All these live in a gray, fearful world, where grace is absent, and slackers get thrown to the wolves.
We understand these pathetic people. Are we not also given to burying our talent out of fear? We’re made anxious by that idol of our imagination – the God who is an ogre. We know what it’s like to misperceive and mistrust God.
What if the true, living and only God has no interest in keeping score? What if God’s concern is simply that we all get up and take a turn at bat?
The gospel gives new meaning to success and security. Success is found not in accumulating more than we can ever use, but in our willingness to risk in response to God’s invitation. Security is found not in keeping pace with our rising paranoia, but in the utterly reliable God who trusts us before we trust ourselves, who risks, and asks that we risk also.
The French scientist and theologian Pierre Teilhard de Chardin writes:
“The only thing that concerns God, the only thing he desires intensely, is your faithful use of your freedom and the preference you accord him over all else. Try to grasp this: the things that are given to you are given to you purely as an exercise. They are a ‘blank sheet’ on which you fashion your mind and heart. God seeks to know whether you are capable of being translated into his presence. It matters very little what becomes of the things of the earth, or what they are worth. The whole question is whether you have learned how to obey and to love.”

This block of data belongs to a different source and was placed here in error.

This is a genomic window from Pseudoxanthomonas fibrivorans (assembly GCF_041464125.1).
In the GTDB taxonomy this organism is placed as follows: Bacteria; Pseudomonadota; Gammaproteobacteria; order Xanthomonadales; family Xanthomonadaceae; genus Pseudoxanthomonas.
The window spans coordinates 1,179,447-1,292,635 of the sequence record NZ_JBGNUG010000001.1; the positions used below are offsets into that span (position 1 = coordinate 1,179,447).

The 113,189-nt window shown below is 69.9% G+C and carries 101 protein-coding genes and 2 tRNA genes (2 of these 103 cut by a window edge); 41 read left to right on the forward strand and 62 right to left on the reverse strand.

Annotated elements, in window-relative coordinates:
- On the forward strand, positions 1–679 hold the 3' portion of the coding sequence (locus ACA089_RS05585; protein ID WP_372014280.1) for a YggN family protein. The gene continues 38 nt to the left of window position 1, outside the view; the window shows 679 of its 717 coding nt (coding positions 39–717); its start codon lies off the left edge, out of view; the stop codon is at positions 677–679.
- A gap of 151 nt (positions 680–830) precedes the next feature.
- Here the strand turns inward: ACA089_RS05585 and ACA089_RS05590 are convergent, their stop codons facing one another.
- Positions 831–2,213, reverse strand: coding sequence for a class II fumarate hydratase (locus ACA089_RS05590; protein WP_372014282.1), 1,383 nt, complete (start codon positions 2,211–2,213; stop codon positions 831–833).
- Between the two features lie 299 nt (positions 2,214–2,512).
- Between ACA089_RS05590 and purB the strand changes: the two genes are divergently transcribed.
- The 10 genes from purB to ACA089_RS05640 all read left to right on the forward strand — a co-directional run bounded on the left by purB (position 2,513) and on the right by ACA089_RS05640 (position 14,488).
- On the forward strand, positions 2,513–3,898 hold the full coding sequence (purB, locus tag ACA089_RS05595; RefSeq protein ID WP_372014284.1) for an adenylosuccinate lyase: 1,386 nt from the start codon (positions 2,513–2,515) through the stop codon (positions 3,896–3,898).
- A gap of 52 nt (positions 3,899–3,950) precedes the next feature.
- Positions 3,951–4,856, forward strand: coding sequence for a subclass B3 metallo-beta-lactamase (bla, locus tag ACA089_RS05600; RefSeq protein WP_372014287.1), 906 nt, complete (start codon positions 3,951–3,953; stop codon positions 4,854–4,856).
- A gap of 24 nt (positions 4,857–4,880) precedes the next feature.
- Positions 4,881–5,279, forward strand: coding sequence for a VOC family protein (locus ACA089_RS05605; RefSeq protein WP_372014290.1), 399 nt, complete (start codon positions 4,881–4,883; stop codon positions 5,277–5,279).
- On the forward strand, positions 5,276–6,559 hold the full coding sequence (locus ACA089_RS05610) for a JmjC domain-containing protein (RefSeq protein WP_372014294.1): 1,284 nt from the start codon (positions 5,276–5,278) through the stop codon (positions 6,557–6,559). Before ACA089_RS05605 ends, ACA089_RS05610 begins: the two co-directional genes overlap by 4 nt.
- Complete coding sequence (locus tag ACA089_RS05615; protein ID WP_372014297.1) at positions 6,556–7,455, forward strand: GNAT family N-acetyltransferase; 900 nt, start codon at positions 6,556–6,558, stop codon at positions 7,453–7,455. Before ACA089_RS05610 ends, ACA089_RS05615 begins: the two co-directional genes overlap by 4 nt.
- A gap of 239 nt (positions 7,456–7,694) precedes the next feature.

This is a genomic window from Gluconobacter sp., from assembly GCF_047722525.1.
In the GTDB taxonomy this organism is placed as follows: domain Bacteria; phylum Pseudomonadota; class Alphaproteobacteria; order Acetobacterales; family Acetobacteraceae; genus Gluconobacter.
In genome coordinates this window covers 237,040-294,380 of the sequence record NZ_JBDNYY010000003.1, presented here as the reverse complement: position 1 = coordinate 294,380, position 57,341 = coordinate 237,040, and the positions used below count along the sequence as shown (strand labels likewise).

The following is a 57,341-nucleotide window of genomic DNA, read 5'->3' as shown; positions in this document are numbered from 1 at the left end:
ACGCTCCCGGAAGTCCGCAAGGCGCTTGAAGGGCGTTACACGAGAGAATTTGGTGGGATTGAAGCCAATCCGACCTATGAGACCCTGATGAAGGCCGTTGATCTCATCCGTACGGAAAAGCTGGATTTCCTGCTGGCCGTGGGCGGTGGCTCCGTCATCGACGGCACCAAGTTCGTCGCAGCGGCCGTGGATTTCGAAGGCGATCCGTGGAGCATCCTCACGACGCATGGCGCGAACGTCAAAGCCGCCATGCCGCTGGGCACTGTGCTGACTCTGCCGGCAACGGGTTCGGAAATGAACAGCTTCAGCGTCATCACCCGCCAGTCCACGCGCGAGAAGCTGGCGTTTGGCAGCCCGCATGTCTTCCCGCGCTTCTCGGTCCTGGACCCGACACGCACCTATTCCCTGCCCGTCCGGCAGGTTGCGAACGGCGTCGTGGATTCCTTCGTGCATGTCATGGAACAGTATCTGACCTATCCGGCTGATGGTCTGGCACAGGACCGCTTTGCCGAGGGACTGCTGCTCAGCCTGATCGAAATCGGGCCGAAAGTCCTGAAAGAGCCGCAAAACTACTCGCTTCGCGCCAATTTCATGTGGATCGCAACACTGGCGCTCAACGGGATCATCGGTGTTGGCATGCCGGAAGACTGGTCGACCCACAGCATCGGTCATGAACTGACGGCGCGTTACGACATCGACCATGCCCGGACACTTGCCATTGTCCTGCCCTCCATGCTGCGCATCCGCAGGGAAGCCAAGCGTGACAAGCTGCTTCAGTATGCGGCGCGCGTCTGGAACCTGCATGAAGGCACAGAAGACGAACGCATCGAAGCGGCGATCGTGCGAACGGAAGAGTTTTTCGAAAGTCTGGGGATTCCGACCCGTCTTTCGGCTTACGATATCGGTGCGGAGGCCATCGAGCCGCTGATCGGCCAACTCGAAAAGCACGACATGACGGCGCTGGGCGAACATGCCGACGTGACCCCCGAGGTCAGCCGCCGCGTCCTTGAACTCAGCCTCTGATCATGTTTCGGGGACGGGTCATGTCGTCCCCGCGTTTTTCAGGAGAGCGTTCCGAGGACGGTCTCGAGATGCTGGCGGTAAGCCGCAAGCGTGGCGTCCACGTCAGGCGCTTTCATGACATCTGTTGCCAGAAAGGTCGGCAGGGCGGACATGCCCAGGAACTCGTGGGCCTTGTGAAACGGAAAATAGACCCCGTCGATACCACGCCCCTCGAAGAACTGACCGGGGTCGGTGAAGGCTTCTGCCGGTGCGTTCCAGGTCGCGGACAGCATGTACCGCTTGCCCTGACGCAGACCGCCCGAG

“The Parable of the Talents” is not a story about money or abilities. It’s a story about trust, a story about risk. Life is very much the same. What turns out to be important is not money or abilities in themselves, but our decision to use them in ways that show our willingness to trust and to risk. We have been trusted with the care of this earth, with the care of the least among us, with the care of all those who endure injustice for one contrived reason or another. All these are the treasure with which we have been entrusted. What risks will we take on behalf of all these? What return will we make to the Lord? The central question about life is not “What did we accomplish?” but whether we learned to obey and whether we learned to trust, to risk, to be faithful and, most importantly to love.
The Rev. Frank J. Alagna
November 15, 2020